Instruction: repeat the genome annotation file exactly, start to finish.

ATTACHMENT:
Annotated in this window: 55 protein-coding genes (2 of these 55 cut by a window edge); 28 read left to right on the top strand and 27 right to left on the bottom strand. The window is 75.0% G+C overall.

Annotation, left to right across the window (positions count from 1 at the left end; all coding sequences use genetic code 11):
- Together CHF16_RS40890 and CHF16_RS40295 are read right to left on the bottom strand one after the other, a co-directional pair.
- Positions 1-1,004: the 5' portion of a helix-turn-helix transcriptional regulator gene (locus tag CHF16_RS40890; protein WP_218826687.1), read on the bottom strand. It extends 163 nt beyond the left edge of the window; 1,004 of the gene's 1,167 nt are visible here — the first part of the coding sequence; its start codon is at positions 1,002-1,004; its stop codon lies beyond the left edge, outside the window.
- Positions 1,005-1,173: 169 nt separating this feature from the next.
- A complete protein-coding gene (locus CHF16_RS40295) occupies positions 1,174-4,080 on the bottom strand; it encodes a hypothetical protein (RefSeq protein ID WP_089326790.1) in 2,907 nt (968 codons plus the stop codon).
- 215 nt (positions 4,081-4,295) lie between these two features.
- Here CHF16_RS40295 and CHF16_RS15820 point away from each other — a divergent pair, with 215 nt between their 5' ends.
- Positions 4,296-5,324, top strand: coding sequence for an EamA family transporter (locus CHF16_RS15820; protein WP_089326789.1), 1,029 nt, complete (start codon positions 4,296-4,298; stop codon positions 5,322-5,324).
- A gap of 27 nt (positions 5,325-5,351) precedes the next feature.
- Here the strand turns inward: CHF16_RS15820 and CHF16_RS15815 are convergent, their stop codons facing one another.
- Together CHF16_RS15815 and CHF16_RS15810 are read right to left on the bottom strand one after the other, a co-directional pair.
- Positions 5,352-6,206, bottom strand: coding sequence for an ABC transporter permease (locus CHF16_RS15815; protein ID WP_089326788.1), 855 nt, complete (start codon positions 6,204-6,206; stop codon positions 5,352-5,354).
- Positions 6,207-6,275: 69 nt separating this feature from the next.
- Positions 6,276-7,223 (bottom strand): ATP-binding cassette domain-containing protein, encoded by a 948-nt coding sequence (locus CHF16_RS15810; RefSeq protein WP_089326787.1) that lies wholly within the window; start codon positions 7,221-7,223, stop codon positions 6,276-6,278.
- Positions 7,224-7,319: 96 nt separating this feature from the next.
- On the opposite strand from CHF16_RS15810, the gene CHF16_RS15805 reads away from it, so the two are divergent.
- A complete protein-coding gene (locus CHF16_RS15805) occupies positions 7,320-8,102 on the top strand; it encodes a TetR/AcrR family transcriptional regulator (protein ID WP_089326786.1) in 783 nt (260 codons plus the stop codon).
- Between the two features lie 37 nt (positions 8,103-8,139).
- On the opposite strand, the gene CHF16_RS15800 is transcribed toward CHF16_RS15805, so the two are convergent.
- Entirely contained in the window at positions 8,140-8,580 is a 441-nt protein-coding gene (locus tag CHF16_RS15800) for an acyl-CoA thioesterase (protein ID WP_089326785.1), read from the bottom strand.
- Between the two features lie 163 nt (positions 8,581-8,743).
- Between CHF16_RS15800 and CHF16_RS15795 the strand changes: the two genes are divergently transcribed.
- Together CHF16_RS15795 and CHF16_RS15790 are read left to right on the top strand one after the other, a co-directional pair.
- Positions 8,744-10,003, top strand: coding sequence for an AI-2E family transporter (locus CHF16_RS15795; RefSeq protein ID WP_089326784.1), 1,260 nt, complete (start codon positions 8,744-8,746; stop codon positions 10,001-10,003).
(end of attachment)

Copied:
Annotated in this window: 55 protein-coding genes (2 of these 55 cut by a window edge); 28 read left to right on the top strand and 27 right to left on the bottom strand. The window is 75.0% G+C overall.

Annotation, left to right across the window (positions count from 1 at the left end; all coding sequences use genetic code 11):
- Together CHF16_RS40890 and CHF16_RS40295 are read right to left on the bottom strand one after the other, a co-directional pair.
- Positions 1-1,004: the 5' portion of a helix-turn-helix transcriptional regulator gene (locus tag CHF16_RS40890; protein WP_218826687.1), read on the bottom strand. It extends 163 nt beyond the left edge of the window; 1,004 of the gene's 1,167 nt are visible here — the first part of the coding sequence; its start codon is at positions 1,002-1,004; its stop codon lies beyond the left edge, outside the window.
- Positions 1,005-1,173: 169 nt separating this feature from the next.
- A complete protein-coding gene (locus CHF16_RS40295) occupies positions 1,174-4,080 on the bottom strand; it encodes a hypothetical protein (RefSeq protein ID WP_089326790.1) in 2,907 nt (968 codons plus the stop codon).
- 215 nt (positions 4,081-4,295) lie between these two features.
- Here CHF16_RS40295 and CHF16_RS15820 point away from each other — a divergent pair, with 215 nt between their 5' ends.
- Positions 4,296-5,324, top strand: coding sequence for an EamA family transporter (locus CHF16_RS15820; protein WP_089326789.1), 1,029 nt, complete (start codon positions 4,296-4,298; stop codon positions 5,322-5,324).
- A gap of 27 nt (positions 5,325-5,351) precedes the next feature.
- Here the strand turns inward: CHF16_RS15820 and CHF16_RS15815 are convergent, their stop codons facing one another.
- Together CHF16_RS15815 and CHF16_RS15810 are read right to left on the bottom strand one after the other, a co-directional pair.
- Positions 5,352-6,206, bottom strand: coding sequence for an ABC transporter permease (locus CHF16_RS15815; protein ID WP_089326788.1), 855 nt, complete (start codon positions 6,204-6,206; stop codon positions 5,352-5,354).
- Positions 6,207-6,275: 69 nt separating this feature from the next.
- Positions 6,276-7,223 (bottom strand): ATP-binding cassette domain-containing protein, encoded by a 948-nt coding sequence (locus CHF16_RS15810; RefSeq protein WP_089326787.1) that lies wholly within the window; start codon positions 7,221-7,223, stop codon positions 6,276-6,278.
- Positions 7,224-7,319: 96 nt separating this feature from the next.
- On the opposite strand from CHF16_RS15810, the gene CHF16_RS15805 reads away from it, so the two are divergent.
- A complete protein-coding gene (locus CHF16_RS15805) occupies positions 7,320-8,102 on the top strand; it encodes a TetR/AcrR family transcriptional regulator (protein ID WP_089326786.1) in 783 nt (260 codons plus the stop codon).
- Between the two features lie 37 nt (positions 8,103-8,139).
- On the opposite strand, the gene CHF16_RS15800 is transcribed toward CHF16_RS15805, so the two are convergent.
- Entirely contained in the window at positions 8,140-8,580 is a 441-nt protein-coding gene (locus tag CHF16_RS15800) for an acyl-CoA thioesterase (protein ID WP_089326785.1), read from the bottom strand.
- Between the two features lie 163 nt (positions 8,581-8,743).
- Between CHF16_RS15800 and CHF16_RS15795 the strand changes: the two genes are divergently transcribed.
- Together CHF16_RS15795 and CHF16_RS15790 are read left to right on the top strand one after the other, a co-directional pair.
- Positions 8,744-10,003, top strand: coding sequence for an AI-2E family transporter (locus CHF16_RS15795; RefSeq protein ID WP_089326784.1), 1,260 nt, complete (start codon positions 8,744-8,746; stop codon positions 10,001-10,003).